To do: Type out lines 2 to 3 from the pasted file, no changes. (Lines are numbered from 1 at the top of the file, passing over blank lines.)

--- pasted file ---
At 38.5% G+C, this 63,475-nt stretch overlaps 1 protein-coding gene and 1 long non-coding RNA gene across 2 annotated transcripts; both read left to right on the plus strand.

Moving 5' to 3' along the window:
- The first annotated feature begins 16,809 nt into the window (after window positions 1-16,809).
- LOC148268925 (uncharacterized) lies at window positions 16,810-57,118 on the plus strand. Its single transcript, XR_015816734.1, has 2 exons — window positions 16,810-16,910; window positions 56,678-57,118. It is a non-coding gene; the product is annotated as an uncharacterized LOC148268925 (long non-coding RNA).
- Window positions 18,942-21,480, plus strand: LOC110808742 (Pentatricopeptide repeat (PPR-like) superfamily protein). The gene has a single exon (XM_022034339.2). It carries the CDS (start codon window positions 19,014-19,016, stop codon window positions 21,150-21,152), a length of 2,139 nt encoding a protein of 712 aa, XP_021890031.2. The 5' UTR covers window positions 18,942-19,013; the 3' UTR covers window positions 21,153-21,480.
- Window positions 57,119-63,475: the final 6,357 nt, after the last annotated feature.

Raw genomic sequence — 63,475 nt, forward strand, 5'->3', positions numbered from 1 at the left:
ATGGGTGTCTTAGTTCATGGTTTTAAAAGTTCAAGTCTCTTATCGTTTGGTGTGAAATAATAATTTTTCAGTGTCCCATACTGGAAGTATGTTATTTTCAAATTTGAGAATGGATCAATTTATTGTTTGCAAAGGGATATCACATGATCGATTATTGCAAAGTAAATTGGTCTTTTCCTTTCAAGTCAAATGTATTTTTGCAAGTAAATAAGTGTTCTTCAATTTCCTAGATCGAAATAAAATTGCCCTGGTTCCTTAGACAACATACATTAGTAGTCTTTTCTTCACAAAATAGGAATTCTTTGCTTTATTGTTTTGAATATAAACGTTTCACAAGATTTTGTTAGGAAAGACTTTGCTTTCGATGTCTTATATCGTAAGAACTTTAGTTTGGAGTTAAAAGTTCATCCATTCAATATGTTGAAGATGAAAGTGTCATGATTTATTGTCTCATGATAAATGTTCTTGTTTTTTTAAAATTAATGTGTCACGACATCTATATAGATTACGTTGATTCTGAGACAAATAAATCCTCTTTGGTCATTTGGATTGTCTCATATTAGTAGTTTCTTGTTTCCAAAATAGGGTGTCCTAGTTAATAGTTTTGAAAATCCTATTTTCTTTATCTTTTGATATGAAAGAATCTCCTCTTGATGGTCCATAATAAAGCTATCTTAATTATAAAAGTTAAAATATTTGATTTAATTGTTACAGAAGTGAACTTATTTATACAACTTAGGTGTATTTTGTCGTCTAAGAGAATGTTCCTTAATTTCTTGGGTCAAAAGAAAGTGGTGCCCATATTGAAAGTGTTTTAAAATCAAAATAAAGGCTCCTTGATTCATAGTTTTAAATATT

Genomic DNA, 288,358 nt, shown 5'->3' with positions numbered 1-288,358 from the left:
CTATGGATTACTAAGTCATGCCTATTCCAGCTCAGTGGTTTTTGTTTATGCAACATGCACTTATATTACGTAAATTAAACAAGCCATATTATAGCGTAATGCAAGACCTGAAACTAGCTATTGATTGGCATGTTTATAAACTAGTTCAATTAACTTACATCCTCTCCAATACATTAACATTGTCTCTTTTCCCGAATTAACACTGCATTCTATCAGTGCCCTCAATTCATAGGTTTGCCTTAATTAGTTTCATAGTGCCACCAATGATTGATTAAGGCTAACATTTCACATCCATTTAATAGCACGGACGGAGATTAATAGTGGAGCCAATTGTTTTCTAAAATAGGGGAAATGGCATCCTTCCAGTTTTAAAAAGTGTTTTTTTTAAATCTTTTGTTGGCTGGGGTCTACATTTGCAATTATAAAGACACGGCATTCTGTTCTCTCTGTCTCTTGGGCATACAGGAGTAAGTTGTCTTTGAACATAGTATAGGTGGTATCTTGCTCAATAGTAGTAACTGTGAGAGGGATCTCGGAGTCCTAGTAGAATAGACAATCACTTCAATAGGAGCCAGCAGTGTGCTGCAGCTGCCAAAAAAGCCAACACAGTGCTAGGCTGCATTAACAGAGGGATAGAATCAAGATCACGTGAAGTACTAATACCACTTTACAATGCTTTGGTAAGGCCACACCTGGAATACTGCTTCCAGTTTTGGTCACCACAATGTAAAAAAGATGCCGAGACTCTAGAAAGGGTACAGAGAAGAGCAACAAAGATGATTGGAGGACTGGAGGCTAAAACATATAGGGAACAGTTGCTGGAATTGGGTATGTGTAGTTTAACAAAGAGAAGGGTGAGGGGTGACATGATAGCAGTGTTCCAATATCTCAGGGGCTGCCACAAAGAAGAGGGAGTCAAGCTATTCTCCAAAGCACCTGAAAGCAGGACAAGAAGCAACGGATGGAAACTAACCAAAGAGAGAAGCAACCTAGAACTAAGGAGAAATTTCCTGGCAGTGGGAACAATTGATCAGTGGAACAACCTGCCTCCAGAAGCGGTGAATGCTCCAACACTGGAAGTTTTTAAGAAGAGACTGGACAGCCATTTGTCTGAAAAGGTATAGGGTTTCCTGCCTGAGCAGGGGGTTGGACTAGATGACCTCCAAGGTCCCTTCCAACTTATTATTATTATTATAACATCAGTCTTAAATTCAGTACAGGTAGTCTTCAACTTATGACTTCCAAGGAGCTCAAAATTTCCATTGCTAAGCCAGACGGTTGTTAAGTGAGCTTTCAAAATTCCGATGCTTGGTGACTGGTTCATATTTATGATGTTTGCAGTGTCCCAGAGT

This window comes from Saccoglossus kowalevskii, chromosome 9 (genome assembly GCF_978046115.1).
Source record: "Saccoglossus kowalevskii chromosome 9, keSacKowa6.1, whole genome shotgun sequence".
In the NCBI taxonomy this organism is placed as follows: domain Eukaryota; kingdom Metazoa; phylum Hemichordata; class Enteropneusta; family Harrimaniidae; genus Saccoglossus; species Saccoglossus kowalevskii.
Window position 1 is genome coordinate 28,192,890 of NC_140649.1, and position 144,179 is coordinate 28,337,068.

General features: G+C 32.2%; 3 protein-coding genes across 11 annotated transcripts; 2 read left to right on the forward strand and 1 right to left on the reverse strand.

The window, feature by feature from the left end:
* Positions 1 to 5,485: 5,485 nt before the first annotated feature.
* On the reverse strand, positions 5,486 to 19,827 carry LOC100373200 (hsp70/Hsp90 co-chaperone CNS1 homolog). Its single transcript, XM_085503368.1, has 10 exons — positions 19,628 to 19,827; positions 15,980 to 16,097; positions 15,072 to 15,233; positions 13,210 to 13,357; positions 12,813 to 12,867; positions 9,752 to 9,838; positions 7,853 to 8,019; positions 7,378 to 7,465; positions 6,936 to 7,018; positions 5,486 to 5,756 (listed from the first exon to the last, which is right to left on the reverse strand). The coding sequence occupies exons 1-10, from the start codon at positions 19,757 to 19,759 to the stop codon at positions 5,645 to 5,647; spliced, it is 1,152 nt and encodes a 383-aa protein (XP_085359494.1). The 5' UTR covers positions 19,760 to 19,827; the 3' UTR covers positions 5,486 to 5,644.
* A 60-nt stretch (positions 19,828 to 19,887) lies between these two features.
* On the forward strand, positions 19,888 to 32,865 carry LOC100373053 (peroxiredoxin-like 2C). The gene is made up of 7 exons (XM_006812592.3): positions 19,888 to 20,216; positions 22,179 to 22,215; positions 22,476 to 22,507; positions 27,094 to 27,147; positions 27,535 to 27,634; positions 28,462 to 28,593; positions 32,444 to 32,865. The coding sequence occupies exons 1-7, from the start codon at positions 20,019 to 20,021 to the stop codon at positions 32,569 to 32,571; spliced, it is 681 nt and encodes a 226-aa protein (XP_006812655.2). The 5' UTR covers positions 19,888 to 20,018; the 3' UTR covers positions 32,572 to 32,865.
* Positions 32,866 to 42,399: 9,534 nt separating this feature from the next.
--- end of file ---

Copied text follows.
Moving 5' to 3' along the window:
- The first annotated feature begins 16,809 nt into the window (after window positions 1-16,809).